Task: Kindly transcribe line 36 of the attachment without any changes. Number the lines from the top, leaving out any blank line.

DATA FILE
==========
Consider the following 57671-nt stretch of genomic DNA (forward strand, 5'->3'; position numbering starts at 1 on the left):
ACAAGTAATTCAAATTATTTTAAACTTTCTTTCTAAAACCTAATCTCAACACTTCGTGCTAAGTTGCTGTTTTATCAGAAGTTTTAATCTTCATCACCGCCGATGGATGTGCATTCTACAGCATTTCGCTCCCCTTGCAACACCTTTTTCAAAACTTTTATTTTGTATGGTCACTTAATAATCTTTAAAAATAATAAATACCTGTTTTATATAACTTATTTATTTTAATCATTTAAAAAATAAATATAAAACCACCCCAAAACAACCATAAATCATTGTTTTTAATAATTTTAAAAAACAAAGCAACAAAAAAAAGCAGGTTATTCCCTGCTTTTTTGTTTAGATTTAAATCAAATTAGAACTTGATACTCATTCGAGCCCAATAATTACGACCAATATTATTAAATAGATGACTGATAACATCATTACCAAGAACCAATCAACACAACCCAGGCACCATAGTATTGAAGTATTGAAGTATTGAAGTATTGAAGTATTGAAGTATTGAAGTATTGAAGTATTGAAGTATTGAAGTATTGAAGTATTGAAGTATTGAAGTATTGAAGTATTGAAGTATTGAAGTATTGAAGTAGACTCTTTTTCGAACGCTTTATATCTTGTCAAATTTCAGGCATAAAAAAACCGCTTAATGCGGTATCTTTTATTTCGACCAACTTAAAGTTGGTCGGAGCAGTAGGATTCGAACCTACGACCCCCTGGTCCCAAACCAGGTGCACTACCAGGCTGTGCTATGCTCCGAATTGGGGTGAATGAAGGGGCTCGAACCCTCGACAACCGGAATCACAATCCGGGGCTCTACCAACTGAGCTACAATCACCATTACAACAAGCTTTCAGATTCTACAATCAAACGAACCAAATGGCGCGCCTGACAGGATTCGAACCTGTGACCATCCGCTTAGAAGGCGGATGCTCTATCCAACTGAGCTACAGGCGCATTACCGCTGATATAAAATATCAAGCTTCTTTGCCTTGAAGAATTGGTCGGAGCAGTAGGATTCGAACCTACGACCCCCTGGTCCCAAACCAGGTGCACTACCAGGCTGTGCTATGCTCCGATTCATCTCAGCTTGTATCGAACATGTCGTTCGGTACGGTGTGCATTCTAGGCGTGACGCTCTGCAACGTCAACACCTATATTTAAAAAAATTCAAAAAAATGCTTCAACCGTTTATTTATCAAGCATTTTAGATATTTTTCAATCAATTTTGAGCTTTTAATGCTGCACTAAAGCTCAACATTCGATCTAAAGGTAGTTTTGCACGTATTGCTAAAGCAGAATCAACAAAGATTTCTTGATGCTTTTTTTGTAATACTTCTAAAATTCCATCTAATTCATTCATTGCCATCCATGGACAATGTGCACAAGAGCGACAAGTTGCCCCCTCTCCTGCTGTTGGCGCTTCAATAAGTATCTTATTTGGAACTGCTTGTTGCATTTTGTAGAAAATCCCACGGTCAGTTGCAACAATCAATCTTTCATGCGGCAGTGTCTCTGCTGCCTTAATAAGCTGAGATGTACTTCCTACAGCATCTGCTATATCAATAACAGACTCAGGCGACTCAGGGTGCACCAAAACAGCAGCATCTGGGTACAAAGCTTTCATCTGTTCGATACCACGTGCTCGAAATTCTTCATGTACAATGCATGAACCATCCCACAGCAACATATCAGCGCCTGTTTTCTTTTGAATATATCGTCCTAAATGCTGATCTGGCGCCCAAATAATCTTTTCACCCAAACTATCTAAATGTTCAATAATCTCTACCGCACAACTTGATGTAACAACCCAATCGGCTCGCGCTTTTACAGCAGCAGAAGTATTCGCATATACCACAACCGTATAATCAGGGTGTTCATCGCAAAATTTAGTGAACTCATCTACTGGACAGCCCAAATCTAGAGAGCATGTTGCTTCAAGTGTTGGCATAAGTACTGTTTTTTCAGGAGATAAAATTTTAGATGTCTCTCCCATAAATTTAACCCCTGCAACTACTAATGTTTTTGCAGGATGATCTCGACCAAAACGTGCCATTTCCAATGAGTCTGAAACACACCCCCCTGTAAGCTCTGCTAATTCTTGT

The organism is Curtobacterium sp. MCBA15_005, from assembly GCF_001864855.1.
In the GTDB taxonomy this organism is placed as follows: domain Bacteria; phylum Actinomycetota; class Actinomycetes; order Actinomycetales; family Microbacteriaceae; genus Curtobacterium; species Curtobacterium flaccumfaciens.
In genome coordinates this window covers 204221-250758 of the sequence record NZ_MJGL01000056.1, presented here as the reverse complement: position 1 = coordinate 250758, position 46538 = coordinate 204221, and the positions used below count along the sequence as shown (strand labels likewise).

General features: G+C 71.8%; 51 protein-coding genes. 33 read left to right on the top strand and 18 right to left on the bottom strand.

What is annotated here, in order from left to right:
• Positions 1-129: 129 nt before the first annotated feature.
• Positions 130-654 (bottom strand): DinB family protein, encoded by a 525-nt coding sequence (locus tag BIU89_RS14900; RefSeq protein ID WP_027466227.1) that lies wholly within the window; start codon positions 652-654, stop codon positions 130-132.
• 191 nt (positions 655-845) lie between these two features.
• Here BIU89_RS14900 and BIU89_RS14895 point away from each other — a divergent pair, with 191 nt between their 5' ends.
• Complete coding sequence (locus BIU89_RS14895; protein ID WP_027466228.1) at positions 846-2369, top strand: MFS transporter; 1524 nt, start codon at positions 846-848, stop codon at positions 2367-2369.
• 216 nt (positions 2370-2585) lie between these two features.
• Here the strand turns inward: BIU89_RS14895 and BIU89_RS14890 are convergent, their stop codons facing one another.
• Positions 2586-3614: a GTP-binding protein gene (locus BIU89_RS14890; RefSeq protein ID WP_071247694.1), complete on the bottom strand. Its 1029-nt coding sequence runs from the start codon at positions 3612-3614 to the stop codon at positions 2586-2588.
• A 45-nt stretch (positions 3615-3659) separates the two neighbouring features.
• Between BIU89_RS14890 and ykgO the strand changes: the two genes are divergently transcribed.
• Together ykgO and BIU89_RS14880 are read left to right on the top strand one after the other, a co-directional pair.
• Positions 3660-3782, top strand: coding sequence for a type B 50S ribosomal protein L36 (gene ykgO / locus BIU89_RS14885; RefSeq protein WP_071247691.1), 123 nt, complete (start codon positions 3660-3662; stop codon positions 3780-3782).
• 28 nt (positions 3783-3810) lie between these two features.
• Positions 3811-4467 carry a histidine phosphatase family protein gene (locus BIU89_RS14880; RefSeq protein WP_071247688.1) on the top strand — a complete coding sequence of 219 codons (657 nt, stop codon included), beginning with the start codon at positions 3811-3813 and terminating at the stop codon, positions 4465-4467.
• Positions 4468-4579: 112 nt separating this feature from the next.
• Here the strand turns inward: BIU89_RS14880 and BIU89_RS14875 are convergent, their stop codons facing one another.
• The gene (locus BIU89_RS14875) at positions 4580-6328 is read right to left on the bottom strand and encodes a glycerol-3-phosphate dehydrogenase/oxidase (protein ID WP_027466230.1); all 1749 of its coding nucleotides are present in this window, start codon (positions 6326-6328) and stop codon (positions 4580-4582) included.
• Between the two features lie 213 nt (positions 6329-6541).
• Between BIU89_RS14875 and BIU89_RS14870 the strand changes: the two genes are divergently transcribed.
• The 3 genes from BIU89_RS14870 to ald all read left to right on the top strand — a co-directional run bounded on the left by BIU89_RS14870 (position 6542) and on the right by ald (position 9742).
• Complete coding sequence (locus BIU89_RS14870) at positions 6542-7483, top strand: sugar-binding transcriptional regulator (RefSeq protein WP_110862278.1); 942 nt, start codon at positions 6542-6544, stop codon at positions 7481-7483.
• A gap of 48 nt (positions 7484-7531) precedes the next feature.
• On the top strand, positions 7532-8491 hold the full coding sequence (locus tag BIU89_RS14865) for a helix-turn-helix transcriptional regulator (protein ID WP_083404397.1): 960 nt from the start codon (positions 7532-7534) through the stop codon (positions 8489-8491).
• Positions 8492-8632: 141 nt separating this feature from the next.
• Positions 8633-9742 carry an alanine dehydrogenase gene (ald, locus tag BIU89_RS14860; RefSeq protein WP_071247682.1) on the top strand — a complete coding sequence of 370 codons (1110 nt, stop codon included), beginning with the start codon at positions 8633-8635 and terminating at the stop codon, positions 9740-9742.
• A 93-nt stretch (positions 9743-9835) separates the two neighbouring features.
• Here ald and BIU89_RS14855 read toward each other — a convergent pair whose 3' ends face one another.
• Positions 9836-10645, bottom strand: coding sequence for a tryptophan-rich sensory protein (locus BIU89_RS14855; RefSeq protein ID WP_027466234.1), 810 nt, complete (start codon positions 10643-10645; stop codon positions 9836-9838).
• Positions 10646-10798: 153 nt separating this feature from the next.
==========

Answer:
• Positions 10646-10798: 153 nt separating this feature from the next.